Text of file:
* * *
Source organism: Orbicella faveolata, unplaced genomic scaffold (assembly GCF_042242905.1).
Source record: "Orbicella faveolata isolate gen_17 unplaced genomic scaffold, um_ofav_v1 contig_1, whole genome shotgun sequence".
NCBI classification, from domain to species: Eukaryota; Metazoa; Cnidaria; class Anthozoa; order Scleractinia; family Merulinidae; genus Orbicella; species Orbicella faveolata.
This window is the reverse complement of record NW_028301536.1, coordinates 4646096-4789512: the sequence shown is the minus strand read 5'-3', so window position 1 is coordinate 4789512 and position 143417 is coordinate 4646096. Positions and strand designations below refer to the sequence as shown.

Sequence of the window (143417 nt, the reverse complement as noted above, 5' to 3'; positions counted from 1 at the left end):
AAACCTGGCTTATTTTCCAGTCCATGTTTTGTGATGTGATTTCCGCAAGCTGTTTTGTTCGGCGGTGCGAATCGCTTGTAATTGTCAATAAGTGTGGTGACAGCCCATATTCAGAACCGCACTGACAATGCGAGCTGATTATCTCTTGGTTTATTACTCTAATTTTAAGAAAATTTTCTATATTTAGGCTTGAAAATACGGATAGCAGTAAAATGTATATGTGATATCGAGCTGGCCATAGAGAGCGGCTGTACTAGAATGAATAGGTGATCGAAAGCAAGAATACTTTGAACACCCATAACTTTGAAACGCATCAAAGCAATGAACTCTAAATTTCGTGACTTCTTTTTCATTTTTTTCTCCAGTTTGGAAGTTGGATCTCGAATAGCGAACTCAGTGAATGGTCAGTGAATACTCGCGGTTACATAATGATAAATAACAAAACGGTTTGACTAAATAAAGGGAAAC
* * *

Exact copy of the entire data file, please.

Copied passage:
Source organism: Orbicella faveolata, unplaced genomic scaffold (assembly GCF_042242905.1).
Source record: "Orbicella faveolata isolate gen_17 unplaced genomic scaffold, um_ofav_v1 contig_1, whole genome shotgun sequence".
NCBI classification, from domain to species: Eukaryota; Metazoa; Cnidaria; class Anthozoa; order Scleractinia; family Merulinidae; genus Orbicella; species Orbicella faveolata.
This window is the reverse complement of record NW_028301536.1, coordinates 4646096-4789512: the sequence shown is the minus strand read 5'-3', so window position 1 is coordinate 4789512 and position 143417 is coordinate 4646096. Positions and strand designations below refer to the sequence as shown.

Sequence of the window (143417 nt, the reverse complement as noted above, 5' to 3'; positions counted from 1 at the left end):
AAACCTGGCTTATTTTCCAGTCCATGTTTTGTGATGTGATTTCCGCAAGCTGTTTTGTTCGGCGGTGCGAATCGCTTGTAATTGTCAATAAGTGTGGTGACAGCCCATATTCAGAACCGCACTGACAATGCGAGCTGATTATCTCTTGGTTTATTACTCTAATTTTAAGAAAATTTTCTATATTTAGGCTTGAAAATACGGATAGCAGTAAAATGTATATGTGATATCGAGCTGGCCATAGAGAGCGGCTGTACTAGAATGAATAGGTGATCGAAAGCAAGAATACTTTGAACACCCATAACTTTGAAACGCATCAAAGCAATGAACTCTAAATTTCGTGACTTCTTTTTCATTTTTTTCTCCAGTTTGGAAGTTGGATCTCGAATAGCGAACTCAGTGAATGGTCAGTGAATACTCGCGGTTACATAATGATAAATAACAAAACGGTTTGACTAAATAAAGGGAAAC